Monday, 23 March 2009

Grazie Half65 for ARP 142

I'm insanely excited today over a 16 by 16 pixel picture: a favicon from Half65! It is the beautiful ARP 142 galaxy system, the individual galaxies known as NGC 2936 and NGC 2937.

Credit: SDSS. To zoom in and out and explore around, look at Navigate.

This was the first really "interesting" galaxy I found at Galaxy Zoo No. 1. Ah, the old days - I was living in Brighton, classifying in the computer room when I should have been revising for my chemistry exams. (Actually I did much better than I expected - I thoroughly recommend reading 1 page of notes, doing some classifying to relax the brain and let it sink in, and then reading another page of notes, rather than cramming it all in at once!) The forum which changed my life had not yet been born. Fortunately, a temporary blog was set up by a kind enthusiast, Salmon Chase, and it was one of the first things I posted. My friend Gill's husband named it "the penguin galaxy" and it seemed to catch on!

Of course, I didn't know anything about galaxies at the time, or how to search SDSS, and it was a while before I found out it was called ARP 142. What can we tell about it just from looking at it?

The "egg" the "bird's head" is "looking at" is an elliptical galaxy; the "bird's head" itself is a wonderful merger, with dark dust lanes and bursts of star formation at the top towards the "beak". My impression is that it has been dragged round anticlockwise in a quarter-circle. It's quite peculiar that the elliptical appears so unaffected, but perhaps its stars are closely bound enough not to be so disrupted - or perhaps there's something I'm missing. I checked their redshifts, to see if perhaps the elliptical was further away and looks bigger than it is. It isn't. It's closer to us: z=0.023, while the merger is 0.024. Behind the star at 1 o'clock is a small irregular galaxy known as UGC 5130. Apart from that, it seems to be a relatively empty area.

We can also look at the spectrum. This is an emission spectrum (drat - I haven't written about those yet, though I covered absorption spectra and their history this week*):

What exactly does an emission spectra mean for a galaxy? It means it is very energetic. It probably indicates star formation. Well, we can see that from the blue splodges anyway. And why should that be?

When a hot light source - an energetic photon - hits an electron in an atom, the electron leaps up to higher orbit. Perhaps the next-highest (think of the Earth leaping up to Mars's orbit), or several orbits higher (Earth leaping into Saturn or Neptune's orbit). It has to be of a very, very specific energy - a particular wavelength of light - just the right amount of energy to boost the photon to a specific place. Too high or low and the photon will be sent on its way. But even then, atoms and subatomic particles don't like to be in a higher energy state than they have to be, so eventually the atom falls back down again, emitting that photon again. But since the photon's gone off in any old direction rather than the one it was originally heading in - towards us - that wavelength of light is missing in the spectrum.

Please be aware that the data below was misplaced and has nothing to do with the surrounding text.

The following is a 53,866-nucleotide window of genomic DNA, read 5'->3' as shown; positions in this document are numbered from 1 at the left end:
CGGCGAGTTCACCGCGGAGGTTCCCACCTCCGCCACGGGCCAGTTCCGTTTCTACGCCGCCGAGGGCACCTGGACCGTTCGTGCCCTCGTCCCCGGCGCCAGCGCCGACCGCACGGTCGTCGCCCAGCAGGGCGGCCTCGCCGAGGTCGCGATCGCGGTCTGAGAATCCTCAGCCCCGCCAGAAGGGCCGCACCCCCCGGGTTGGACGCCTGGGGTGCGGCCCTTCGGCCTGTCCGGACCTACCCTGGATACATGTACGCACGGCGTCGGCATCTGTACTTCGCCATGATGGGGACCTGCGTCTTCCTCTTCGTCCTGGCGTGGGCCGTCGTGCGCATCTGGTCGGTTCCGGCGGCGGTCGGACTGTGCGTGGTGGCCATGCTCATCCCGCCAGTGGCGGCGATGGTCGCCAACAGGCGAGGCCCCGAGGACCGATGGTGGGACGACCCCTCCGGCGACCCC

That's a hot light source and a cool atom. What about a cool light source and a hot atom? That's where emission spectra come in. That's when the electron was already up in a higher-than-necessary orbit - "in an excited state", as we say - and shoves the photon off in our direction. And that's when the spectrum shows huge peaks.

In this case, the highest peak is of H-alpha, or Hα. That means the electrons are falling from the third orbit to the second, rather like Mercury falling from Earth's orbit down to Venus's. There is also a bit of H-beta (from the 4th to the 2nd) and an even littler bit of H-gamma (from the 5th to the 2nd). That clump of star formation the camera is focussed on in this case is not as violent as some galaxies. The peas, for example, have high OIII emissions - oxygen with two electrons knocked off. I'll write about them in another blog post!

All the above I was able to get out of my eyes and SDSS. Doubtless somebody smarter than I currently am could get a lot more, such as the exact data for the colour filters . . .

The galaxy system is from the ARP catalogue: the Atlas of Peculiar Galaxies, drawn up by Halton Arp. Its number is between 102 and 145, into which category fall the elliptical and elliptical-like galaxy types (of which there's a lovely catalogue here).

ARP 142 is in Hydra. There's a fantastic picture you can zoom right in on on this site, in which it looks more like a bird than ever! That site describes it as "emanating", though is not specific on what is being emanated. You can also find it on skyfactory.

A paper has been written by McCain et al on "ARP 142: Another interacting galaxy with very large internal motions". (As again is clear visually, I think!) Intriguingly, the Hα is not coming off the elliptical, but off the merger - which was once, according to their research, a spiral which is gradually being stripped by the elliptical - not quite the same as my quarter-circle impression above! They state that there is a massive "velocity difference", but I'm not clear on whether that means of the galaxy's movement, or whether the Hα is moving at that speed. Evidently that means ionisation is taking place, but shock waves are unimportant. (Recall they are very important in barred spirals and are often a trigger for star formation in spiral arms . . .) Looking at it visually backs up this conclusion; blue galaxies are full of star formation while ARP only has the odd burst of it here and there.

There's just so much to learn!

P.S. Happy Mother's Day.

P.P.S. Grazie Half for correcting my spelling :D

P.P.P.S. *But I did later. Here is the story of emission spectra, and a wonderful story it is too.

1 comment:

Half65 said...

I like the Penguin.
It's very familiar to me.
Glad to be useful.
Great post Alice.